National Freedom Day, February 1
Major Robert Richard Wright Sr, a former slave, petitioned our federal government to designate one day of the year for remembrance of Abraham Lincoln's 1865 13th Amendment ratification to our Constitution. The 13th Amendment freed all slaves in the Confederate States. Slavery had not been practiced in the Union States ever since the Revolutionary war victory against the United Kingdom some 82 years prior in 1786.
Interestingly, Republician President Abraham Lincoln was assassinated by a Democrat activist 6 weeks into his second term. His newly appointed vice president, Andrew Johnson, a Democrat, who then became President upon Lincoln's death, vetoed the follow up 14th Amendment. Congress then voted again to override his veto and the Secretary of State signed the Amendment ratification because Johnson refused. The 14th Constitutional Amendment granted citizenship and equal protection under the law to all freed slaves.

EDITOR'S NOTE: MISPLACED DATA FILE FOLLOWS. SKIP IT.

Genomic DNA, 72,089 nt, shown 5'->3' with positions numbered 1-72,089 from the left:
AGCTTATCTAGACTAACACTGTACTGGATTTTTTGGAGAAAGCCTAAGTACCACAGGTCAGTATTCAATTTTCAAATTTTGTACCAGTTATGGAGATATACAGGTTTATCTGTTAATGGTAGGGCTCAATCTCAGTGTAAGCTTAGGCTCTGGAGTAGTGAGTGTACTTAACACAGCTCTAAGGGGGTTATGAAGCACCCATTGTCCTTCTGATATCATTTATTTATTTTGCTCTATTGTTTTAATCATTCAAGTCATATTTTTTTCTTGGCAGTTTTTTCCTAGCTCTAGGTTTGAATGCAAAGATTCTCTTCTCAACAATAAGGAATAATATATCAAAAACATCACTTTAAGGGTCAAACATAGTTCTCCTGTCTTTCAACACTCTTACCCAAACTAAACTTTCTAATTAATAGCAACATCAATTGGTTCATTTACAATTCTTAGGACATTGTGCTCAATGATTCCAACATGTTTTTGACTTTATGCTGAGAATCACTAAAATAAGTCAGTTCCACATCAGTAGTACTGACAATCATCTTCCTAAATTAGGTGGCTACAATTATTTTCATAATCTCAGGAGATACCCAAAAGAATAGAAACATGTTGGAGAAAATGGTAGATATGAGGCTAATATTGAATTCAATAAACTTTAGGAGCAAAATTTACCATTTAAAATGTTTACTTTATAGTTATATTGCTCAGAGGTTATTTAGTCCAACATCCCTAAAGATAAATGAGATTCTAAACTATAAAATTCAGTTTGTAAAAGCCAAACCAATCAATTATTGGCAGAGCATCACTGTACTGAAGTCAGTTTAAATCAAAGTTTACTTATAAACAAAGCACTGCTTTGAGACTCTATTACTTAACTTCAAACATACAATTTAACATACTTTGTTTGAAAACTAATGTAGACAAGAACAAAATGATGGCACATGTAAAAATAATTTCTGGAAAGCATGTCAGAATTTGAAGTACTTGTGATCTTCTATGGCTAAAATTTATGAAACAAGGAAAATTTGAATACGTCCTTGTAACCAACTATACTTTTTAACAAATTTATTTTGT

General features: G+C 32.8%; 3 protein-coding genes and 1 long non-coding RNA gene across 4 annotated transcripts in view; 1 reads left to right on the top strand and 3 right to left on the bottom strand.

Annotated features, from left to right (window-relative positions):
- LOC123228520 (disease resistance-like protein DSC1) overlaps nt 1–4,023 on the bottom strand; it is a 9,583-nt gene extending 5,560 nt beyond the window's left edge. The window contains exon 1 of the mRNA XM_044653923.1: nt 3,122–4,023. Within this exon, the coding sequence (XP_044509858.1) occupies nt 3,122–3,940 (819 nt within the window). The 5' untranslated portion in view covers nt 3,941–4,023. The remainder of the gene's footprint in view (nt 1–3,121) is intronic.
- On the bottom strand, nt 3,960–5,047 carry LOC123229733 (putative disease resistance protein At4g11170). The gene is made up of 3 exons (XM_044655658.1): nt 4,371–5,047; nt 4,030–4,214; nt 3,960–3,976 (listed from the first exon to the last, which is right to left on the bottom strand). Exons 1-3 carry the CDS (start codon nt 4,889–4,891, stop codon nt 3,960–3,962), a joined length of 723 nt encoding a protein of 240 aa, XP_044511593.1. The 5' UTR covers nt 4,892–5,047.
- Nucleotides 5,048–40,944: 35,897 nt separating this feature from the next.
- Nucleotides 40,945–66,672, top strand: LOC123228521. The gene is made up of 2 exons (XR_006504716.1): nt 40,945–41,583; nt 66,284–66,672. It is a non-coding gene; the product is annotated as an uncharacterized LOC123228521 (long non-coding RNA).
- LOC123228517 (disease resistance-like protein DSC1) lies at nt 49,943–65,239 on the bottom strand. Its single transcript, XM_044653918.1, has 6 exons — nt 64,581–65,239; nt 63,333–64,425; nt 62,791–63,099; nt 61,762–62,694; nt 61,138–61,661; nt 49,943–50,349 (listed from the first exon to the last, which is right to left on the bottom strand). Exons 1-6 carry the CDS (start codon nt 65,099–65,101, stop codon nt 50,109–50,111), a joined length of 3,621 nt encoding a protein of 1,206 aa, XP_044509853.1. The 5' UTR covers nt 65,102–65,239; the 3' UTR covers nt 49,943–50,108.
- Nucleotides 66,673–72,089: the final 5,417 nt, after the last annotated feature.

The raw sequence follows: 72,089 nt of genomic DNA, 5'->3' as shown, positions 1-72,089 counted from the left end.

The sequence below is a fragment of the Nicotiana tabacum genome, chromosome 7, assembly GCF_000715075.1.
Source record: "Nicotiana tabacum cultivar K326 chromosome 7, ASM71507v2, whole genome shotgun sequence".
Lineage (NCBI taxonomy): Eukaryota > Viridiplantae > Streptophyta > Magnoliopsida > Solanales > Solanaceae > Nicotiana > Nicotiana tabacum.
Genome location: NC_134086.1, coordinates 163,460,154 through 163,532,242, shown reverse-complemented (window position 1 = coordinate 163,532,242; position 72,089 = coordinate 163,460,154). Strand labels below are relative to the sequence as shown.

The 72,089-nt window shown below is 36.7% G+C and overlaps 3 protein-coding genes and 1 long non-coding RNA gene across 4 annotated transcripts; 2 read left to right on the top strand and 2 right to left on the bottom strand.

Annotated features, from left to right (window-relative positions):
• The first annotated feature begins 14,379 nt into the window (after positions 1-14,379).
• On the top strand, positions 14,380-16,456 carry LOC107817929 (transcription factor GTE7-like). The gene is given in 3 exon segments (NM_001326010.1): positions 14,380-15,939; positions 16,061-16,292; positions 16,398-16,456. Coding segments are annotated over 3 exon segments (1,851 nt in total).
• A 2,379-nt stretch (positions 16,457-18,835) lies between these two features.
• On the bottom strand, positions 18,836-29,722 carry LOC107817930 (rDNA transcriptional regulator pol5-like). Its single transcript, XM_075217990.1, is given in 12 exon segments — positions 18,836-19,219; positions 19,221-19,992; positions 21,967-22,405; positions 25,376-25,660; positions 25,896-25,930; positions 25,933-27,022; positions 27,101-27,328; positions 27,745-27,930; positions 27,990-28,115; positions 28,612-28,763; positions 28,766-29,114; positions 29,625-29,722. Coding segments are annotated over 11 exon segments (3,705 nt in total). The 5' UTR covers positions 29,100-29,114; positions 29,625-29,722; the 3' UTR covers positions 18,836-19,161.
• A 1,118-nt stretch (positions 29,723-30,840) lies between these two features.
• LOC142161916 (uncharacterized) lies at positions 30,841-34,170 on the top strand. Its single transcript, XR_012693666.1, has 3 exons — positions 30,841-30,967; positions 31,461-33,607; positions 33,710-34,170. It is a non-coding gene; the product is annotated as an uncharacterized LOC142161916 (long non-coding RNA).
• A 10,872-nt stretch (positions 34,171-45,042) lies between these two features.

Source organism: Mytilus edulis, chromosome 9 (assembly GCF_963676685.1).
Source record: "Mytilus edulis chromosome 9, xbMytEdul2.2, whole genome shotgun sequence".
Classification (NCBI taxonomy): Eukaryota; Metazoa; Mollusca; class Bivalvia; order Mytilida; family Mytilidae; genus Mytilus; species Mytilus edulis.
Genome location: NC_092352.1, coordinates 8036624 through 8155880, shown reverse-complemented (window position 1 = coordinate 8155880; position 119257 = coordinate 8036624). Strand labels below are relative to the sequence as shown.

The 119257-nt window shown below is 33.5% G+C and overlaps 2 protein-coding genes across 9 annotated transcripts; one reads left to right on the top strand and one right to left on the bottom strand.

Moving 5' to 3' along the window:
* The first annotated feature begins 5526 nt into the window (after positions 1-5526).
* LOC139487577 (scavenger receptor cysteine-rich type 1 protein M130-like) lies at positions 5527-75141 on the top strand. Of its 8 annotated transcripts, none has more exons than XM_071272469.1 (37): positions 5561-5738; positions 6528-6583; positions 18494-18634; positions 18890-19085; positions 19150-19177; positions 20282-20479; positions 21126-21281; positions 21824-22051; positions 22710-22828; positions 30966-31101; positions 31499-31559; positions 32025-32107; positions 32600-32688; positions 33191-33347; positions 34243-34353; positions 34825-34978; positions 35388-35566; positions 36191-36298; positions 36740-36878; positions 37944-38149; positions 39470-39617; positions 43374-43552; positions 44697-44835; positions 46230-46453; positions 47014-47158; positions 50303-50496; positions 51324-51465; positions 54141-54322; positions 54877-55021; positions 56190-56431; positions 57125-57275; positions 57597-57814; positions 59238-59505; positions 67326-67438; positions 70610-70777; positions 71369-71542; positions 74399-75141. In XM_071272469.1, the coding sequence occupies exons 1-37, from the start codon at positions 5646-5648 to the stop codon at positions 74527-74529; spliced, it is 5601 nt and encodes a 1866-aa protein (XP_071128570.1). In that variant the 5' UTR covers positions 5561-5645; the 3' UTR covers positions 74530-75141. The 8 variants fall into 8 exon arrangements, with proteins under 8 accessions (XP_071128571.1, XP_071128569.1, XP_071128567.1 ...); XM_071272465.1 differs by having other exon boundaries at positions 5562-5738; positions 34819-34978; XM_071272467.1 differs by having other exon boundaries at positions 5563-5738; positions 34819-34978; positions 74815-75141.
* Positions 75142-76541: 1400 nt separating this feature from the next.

During the following reconstruction years, former Confederate States passed Jim Crow state laws, limiting former slaves, now citizens, their right to vote. It wasn't until the election of former General Useless S. Grant, another Republican, that the 15th Amendment was signed in 1870. This was the final of the 3 civil war amendments guaranteing the right to vote no matter your race or color.
Mind you, this right to vote only applied to American citizen men. American women of all races and colors did not receive the right to vote until the 19th Amendment was petitioned by Democrat Woodrow Wilson and passed down to the States to further ratify in 1920, 50 years after the last of the civil war amendments were ratified.
The last half of the 1800's created 5 Amendments to our Constitution. This was also the height of the Victorian era. Passions were high and the fine arts also reflected these realistic ideals. This era was the height of landscape realism painting and romantizied potraits. Landscape paintings are wonderful visuals for thinking about FREEDOM.
Painting by Albert Bierstadt, Rocky Mountain Landscape, 36" x 54" oil on canvas, 1870, gifted to the White House in 1981. www.WhiteHouseHistory.org